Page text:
In a similar vein, does making your own hand-made pasta make you a better cook?  Maybe, maybe not, but it gives you one more tool to put into your culinary tool belt (or, to overwhelm you with analogies, another "canvas" over which you have maximum control for your culinary creations).

There's also wisdom in Mini Oven's subject line on this one:

Depends on whether you enjoy it or not

If you're happier, good sign.  If not, wonder why?

Keep enjoying the baking AND cooking!

wassisname's picture

Now that you mention it... my cooking has really suffered.  In quantity if not quality.  Much of my (kitchen) time and energy goes into the bread.  I rarely cook anything elaborate or even particularly interesting these days.  That works for me, as I am pretty happy eating simply, but it's startling to think about all of the things I used to cook but don't anymore.  So, for now I'll just go with the flow.  I'm sure eventually the balance will shift again and that will be fun, too!


foodslut's picture

.... my partner tells me she's seeing me do WAY less "batch cooking" on the weekends now that I bake.  She's happy to take up the slack, though, because I'm happy to bake bread for her to give away as thanks for favours.

Still, I don't consider myself a worse cook because of this - maybe one who's slightly out of practice.

rodentraiser's picture

Judging from my dinner tonight, absolutely not. But then, I really don't like to cook. I really don't like to bake bread all that much either, but I am obsessed right now with learning all I can about it. Baking bread is a skill and a challenge and I'm having a blast working with it. As to cooking my own dinner.... *sighs and fans the smoke away*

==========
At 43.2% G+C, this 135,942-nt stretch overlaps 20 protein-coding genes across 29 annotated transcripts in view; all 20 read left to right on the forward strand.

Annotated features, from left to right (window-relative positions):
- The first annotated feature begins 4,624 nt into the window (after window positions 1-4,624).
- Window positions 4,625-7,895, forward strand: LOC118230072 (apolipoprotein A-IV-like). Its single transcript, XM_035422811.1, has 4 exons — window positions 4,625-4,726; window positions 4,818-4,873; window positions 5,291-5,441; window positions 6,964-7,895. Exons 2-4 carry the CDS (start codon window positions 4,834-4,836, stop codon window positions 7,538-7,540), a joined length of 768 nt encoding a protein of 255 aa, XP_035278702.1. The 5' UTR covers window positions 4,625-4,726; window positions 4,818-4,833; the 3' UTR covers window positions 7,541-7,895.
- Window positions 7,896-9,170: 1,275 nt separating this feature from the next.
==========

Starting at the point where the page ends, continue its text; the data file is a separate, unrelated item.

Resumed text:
MadAboutB8's picture

I've been doing some thinking about this topic. Come to think of it...bread-making made me a better cook/baker because it is the first kind of cooking/baking that intrigued me so much so that I was looking for ways to educate myself, from both reading and practicing. And the knowledge has expanded into some other cooking areas and has enable me to understand more about baking/cooking from a fundamental perspective.

I've grown culinary-wise from the bread-making journey I took 6 months ago...and I'm loving it!


berryblondeboys's picture

Anything that gets you in the kitchen, working, makes you better. Then more you learn, manipulate, practice, the better you get.

I started as a good cook first - really good with veggies, soups, staples with simple ingredients, but lots of flavor. then I learned to cook meat better, and to grill veggies and meats/fish. Then I moved onto cakes and baked goods and FINALLY delved into baking bread where I am still a novice. I'm finally becoming a completely well-rounded cook.

rolling out fondant was easy for me, as I already knew how to do that for pies and cookies, adding spices, rubs to meat was easier for me, because I had learned hwo to do that with veggies first, and so on.

I love to work with food, period and finally got my dream kitchen (as much as it could be) this past year - gas cooktop with 5 burners and vented hood to outside, double ovens - one being convection, tons of counter space and storage space and all the tools you can imagine (though missing some for bread yet).

17 years in the making of learning and growing as a cook.


What I am finding though, now that I'm 40 have comfort zones, I'm trying less 'new' recipes as I have such a stable of favorites. I'm going to make it a point to try ONE NEW THING a month for each 'cuisine' type. One new type of bread, one new veggie prep, one new soup, one new meat, one new baked good. I have all these recipes I've been meaning to try FOREVER, but you get stuck in the comfort zone - where you don't have to look anything up to buy ingredients at the grocery store, stuff like that.


I'm glad you found a passion and that it's spreading to other cooking advenures.